Month: October 2017

October 5th, “Marksman” at ODC Theater

Kate Weare Company

“Marksman” premiered at the Joyce Theater in November 2016 and features an original score by Curtis Robert Macdonald and set design by Clifford Ross. Its ideas began, however, in a 2015 piece titled “Unstruck.” As the title suggests, “Marksman” exhibited a meticulous focus and energy; the precision of movements reflected the skilled quality of a marksman. The dancers always hit their marks and their eyes kept steady gazes. Within this technical precision, the dancers respond and react to each other with simple gestures, group lifts, and articulate patterns. The organic nature of the movements seem to represent a social dynamic, yet the music and set seem to suggest a natural world that could be described as otherworldly, earthy, or watery. Where are they? It was fun to work on this question through out the 50 minute piece.

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In the program notes (and elsewhere), Weare explains that part of the impetus for “Marksman” was her own experience in giving birth: “But after giving birth I felt my willfulness transform. I understood, finally, that I am an instrument of nature and not in control of it.” 

This point, about willfulness, is key to how I understand “Marksman” as a giving way of willfulness to others. In a world that seems consumed by “likes” and “retweets,” are we losing sight of how we physically connect and respond to others (at work, on the bus, in lines)? How can dance remind us that we might need to do a little bit of “giving up” in order to be in community with others?

In Mind, Self, and Society, George Mead stated the following:

No hard-and-fast line can be drawn between our own selves and the selves of others, since out own selves exist and enter as such into our experience only in so far as the selves of others exist and enter as such into our experience also.”

Given hurricane-ravaged Puerto Rico, the terrorist bombing in Mogadishu and ongoing fires in Northern California, the lesson of willfulness in relation to others seems pertinent. We not only need each other, but also develop with each other. Sometimes that needing requires that we not only respond to others, but also be more open to where those responses might take us. Maybe we need a little less control and a little more attention to the visceral energies that pass between us while at work, on the bus, or in lines.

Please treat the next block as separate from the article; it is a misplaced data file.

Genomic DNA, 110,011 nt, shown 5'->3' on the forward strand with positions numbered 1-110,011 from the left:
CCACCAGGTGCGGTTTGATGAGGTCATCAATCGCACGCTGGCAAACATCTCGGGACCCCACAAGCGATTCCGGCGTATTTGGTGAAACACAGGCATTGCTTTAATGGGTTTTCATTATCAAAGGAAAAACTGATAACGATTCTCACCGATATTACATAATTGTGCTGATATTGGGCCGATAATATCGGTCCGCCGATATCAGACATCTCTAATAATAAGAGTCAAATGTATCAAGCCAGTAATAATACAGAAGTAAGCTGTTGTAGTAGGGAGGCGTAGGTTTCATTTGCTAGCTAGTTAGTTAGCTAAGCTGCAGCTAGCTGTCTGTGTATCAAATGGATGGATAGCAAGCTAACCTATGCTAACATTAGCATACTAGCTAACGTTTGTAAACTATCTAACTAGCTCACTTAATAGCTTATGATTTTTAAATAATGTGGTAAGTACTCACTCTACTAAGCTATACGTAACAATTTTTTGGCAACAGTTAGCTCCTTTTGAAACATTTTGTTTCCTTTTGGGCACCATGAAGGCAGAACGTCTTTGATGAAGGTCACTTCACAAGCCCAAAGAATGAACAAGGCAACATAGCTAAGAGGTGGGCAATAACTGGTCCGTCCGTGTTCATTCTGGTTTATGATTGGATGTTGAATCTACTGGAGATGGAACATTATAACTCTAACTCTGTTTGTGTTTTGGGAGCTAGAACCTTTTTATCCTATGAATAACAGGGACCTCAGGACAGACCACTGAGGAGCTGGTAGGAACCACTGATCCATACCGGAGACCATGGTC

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September 23rd, “Moses(es)”

Choreography by Reggie Wilson/Fist and Heel Performance Group

As is often the case, I didn’t know much about the piece before sitting down to the show. The stage was wide open and littered with silver tinsel; a red suitcase sat among it.

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The title obviously placed the dance in the context Moses’s story. The title also hints that there is more than one Moses, more than one version of the story. At the beginning, Wilson enters the stage and smiles a the audience for a while. He almost seems to chuckle. He then proceeds to put all of the tinsel into the red suitcase (I was truly surprised that it all fit) and then rolls the luggage off stage. I’m still not sure what meant – a kind of labor? A clearing or cleansing of the space? Would Wilson smile at us again? These were not the last of my questions.

As the dance progressed, I became struck by the endurance of the dancing and the commitment of repetition within the choreography. They seemed to be working through a set of ideas or questions. It almost seemed as if there could be no “end” to the piece. The music (both taped and live) placed the Moses story within another context of African struggles and the African diaspora. These layers of context added to the depth of the piece. Yet, I wasn’t sure what that depth was. This question still lingered even after the talk with Wilson and the performers after the show.  The program suggests that the piece is “a powerful investigation of the nature of leadership – who leads? who follows? – in contemporary culture.”

Who was this piece for? The dancers? Wilson? Any audience member? I didn’t feel spoken to. I wonder what it might be like to have a talk before the show as part of the experience of watching.